I have just read an online article on the Guardian’s website by Giles Fraser We must do to our churches what Beeching did to the railways I have to say I am not sure I agree!
Fraser is following up the report by the Church of England published on the 13th October which launched a consultation on proposals to improve the support for its 16,000 church buildings.
Fraser in his article points out that the Church of England is the custodian of 15,700 churches of which 78% of them are listed and he suggests that ‘the problem is most acute in rural areas’ where a quarter of rural churches have fewer than 10 people in the pews on a Sunday. Half of them have fewer than 20. Of the 9,000 churches in rural areas, 3,200 are Grade I-listed and 3,100 are Grade II*.
He suggests that the buildings are about heritage and at worst about idolatry suggesting that we should close them like Beeching did with the railways. But he misses the point and lacks an understanding about the rural community. These are communities are places where not just the railway has left (if it was ever there) but the shop has left, the pub has left and the post office has left – the church is now the only place for meeting and community engagement left – it is a sign of God’s enduring love. I am sure he would not suggest the Church leaves the inner city estate where everyone else has left.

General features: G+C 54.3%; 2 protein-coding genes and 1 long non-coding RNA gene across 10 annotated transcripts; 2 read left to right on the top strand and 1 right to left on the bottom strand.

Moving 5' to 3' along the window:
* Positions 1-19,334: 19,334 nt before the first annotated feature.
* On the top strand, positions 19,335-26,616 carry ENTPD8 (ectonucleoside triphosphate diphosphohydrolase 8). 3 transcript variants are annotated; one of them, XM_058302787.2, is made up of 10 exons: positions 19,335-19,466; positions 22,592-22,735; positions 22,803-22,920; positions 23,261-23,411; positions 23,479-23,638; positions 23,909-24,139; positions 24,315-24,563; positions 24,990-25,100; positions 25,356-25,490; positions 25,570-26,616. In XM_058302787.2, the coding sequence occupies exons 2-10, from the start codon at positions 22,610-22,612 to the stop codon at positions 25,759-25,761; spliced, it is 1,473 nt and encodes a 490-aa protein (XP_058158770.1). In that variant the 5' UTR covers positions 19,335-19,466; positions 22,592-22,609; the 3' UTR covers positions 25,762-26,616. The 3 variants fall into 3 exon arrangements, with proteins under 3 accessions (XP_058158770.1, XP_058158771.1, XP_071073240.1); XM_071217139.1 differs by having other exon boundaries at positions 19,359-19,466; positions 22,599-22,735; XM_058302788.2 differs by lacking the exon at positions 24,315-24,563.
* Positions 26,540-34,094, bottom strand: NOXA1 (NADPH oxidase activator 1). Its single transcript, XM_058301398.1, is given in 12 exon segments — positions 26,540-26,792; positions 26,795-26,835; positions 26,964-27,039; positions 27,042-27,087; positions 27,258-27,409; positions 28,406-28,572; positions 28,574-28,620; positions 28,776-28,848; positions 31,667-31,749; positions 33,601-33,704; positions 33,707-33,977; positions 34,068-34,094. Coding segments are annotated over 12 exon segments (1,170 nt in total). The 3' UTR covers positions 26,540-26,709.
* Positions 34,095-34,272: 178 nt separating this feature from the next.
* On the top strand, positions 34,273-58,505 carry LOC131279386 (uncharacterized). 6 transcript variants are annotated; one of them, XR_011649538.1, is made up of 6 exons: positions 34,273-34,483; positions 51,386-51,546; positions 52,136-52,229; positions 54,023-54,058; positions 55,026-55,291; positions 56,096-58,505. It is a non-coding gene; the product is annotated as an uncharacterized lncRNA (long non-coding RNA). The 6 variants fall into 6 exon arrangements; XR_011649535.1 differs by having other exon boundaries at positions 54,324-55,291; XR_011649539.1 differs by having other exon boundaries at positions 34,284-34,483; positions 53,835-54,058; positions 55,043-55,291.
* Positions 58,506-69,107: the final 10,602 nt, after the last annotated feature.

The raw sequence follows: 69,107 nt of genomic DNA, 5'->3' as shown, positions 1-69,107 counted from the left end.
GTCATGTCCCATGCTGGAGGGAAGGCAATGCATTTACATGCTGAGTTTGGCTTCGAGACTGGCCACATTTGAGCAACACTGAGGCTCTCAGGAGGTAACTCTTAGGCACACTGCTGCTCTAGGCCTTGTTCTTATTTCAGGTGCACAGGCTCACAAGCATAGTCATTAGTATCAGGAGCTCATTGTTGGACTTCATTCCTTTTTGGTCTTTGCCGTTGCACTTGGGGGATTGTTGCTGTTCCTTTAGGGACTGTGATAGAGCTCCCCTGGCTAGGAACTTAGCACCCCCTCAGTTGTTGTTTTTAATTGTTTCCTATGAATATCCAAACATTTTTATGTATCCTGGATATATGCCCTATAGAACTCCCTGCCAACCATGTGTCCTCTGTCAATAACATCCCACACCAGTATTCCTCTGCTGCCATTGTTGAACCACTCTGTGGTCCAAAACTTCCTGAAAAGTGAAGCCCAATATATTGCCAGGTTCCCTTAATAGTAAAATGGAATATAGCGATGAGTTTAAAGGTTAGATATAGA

Now don’t get me wrong that does not mean we don’t need some solution for dealing with the challenges of looking after grade ii* listed buildings but the solution maybe in the community rather than the council and that doesn’t mean the church should leave expecting people to commute.
The Church of England’s consultation highlights that it:
‘can be argued that churches as places are the seat of relations or the place of meeting and activity in the interaction between God and the world and, further, that place is therefore a fundamental category of human and spiritual experience’.
It goes onto suggest:
‘that the primary purpose of churches is and should remain the worship of Almighty God, to be houses of prayer. But that can and needs to be sensitively combined with service to the community. The imaginative adaptation of church buildings for community use in many areas is breathing new life into them’
and into the community.
I think I agree!